Photo by Alexander Nikiforov
Pro-Opposition strategists and ideologues placing their bets on abolishing the Executive Presidency while the Presidential election is less than a year away, is quite as sensible as placing one’s bets in one’s final year at campus, on agitation for the abolition of the university final exams, instead of studiously preparing to face them.
The fissure in the ruling coalition which was evident in parliament during the ‘casino vote’ is a significant new development which must surely be capitalised upon. Despite the personal canvassing by the leadership, over 50-60 coalition members abstained. Sadly it appears as though this dissent is to be squandered by erroneous political assessment and tactics.
In an engaging, scholarly presentation on the National Question at the SJV Chelvanayakam memorial oration, leading lawyer Jayampathy Wickremaratne, PC, makes the following observation and implicit suggestion:
“While President Rajapakse is in no mood to abolish the executive presidency, doing so under pressure cannot be ruled out altogether. Already, there is talk of a ‘single-issue’ common opposition candidate, the single issue that could unite the entire opposition and catalyze dissent within the SLFP to turn into revolt being the abolition of the executive presidency. If there is a serious challenge to his position, Rajapakse may well take the wind off the sails of the opposition by abolishing the executive presidency. However if he maintains his current stand, there is every likelihood that abolition would become a rallying point for the opposition and dissidents within the SLFP.”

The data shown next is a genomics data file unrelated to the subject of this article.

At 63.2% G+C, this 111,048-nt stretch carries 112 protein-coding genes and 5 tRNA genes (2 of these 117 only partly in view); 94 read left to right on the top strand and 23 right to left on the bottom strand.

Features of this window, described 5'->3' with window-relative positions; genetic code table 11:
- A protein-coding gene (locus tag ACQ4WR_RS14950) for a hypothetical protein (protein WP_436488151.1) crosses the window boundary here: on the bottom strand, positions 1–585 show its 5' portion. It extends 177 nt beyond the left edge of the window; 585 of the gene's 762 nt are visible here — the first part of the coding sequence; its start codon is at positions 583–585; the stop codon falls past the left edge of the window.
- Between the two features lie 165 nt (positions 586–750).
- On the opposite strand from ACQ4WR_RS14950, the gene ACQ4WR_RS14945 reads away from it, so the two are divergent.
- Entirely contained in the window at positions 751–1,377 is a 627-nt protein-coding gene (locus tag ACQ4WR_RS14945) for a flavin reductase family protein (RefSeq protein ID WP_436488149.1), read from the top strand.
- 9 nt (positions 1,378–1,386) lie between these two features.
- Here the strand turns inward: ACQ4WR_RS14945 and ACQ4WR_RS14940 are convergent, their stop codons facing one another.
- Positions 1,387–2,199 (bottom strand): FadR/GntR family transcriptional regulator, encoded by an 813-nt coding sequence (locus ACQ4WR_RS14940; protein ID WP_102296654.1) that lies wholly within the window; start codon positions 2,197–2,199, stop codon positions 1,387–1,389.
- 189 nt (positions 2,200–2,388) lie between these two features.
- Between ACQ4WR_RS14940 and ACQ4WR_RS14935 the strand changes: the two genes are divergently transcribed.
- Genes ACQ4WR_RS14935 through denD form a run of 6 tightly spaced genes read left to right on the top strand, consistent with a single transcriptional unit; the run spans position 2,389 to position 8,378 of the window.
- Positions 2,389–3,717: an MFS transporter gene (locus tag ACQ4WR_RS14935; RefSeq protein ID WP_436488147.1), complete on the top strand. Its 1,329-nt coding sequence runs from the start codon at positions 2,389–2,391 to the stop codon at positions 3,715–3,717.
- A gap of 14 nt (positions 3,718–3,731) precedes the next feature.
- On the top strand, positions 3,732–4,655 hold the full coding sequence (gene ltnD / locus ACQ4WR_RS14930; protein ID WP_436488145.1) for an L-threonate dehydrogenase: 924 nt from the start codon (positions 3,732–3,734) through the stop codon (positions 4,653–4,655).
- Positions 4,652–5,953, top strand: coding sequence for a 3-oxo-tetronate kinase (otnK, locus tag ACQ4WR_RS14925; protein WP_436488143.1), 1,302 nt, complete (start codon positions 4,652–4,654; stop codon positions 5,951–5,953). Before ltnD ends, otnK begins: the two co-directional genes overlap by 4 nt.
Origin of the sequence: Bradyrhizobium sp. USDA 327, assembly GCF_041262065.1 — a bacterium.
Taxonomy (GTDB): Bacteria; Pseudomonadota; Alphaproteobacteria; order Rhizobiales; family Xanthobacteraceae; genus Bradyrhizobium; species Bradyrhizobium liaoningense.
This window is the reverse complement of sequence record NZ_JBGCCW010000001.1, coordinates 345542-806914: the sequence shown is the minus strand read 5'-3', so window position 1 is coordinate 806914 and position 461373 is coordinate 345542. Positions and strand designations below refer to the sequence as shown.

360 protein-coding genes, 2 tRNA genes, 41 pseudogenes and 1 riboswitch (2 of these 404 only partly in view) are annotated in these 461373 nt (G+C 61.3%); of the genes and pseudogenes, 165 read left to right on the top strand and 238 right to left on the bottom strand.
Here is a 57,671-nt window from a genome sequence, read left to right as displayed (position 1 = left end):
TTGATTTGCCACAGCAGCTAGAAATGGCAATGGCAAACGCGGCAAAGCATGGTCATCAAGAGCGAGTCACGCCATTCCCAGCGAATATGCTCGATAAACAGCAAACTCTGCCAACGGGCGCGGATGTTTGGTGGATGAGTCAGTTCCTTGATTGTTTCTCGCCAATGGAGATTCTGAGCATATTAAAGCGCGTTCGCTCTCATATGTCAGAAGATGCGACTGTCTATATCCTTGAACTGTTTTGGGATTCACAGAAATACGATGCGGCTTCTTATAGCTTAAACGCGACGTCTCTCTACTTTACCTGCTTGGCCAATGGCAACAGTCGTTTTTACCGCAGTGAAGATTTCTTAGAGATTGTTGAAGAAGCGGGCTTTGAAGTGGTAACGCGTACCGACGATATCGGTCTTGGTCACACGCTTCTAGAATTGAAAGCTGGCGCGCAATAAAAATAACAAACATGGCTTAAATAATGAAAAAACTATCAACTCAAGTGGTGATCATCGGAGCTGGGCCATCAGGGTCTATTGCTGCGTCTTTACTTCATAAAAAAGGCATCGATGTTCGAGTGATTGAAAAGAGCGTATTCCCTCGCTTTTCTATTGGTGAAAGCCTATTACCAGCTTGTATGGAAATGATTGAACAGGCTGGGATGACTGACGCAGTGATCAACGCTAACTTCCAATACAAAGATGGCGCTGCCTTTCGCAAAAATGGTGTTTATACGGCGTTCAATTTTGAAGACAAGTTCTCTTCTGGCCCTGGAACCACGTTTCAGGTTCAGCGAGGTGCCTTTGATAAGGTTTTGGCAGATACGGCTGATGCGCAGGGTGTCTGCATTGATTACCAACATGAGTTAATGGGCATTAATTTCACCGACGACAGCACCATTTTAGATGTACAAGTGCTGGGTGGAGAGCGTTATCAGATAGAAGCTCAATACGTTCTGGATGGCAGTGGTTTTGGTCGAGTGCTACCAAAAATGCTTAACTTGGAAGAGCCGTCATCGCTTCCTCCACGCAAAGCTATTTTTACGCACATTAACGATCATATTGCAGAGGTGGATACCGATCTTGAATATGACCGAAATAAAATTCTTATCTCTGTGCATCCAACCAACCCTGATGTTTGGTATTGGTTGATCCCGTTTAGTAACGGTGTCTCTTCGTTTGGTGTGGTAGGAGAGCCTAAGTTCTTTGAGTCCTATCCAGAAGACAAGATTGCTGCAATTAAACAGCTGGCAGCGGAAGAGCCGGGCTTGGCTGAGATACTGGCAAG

This is so wrong in so many ways and for so many reasons, that one cannot help but recall the absurd, abortive ‘Constitutional Revolution’ project of President Kumaratunga and the politically pathetic end of her tenure as President.
If there is a single issue Opposition candidate and that single issue is the abolition of the executive Presidency, the same candidate will find that he or she is totally out of touch with mass sentiment.
In the first place, the Sinhala voters are simply not going to countenance the devolution of power to provinces while abolishing the strong centripetal executive presidency and leaving the control of the provinces— especially the restive North— to a weaker centre as represented by parliament. The 13th amendment barely squeaked past the Supreme Court only because the ultimate control exercised by the Executive Presidency was deemed to guarantee that devolution would remain within the parameters of the unitary state as inscribed in the Constitution.
Thus the goal of political reconciliation would be adversely affected. A parliament cannot countervail the potentially centrifugal dangers of a devolved Northern and Eastern Council, proximate to a hostile Tamil Nadu. Abolish the executive Presidency and the entire deal on devolution— the 13th amendment— would have to go with it, like a domino.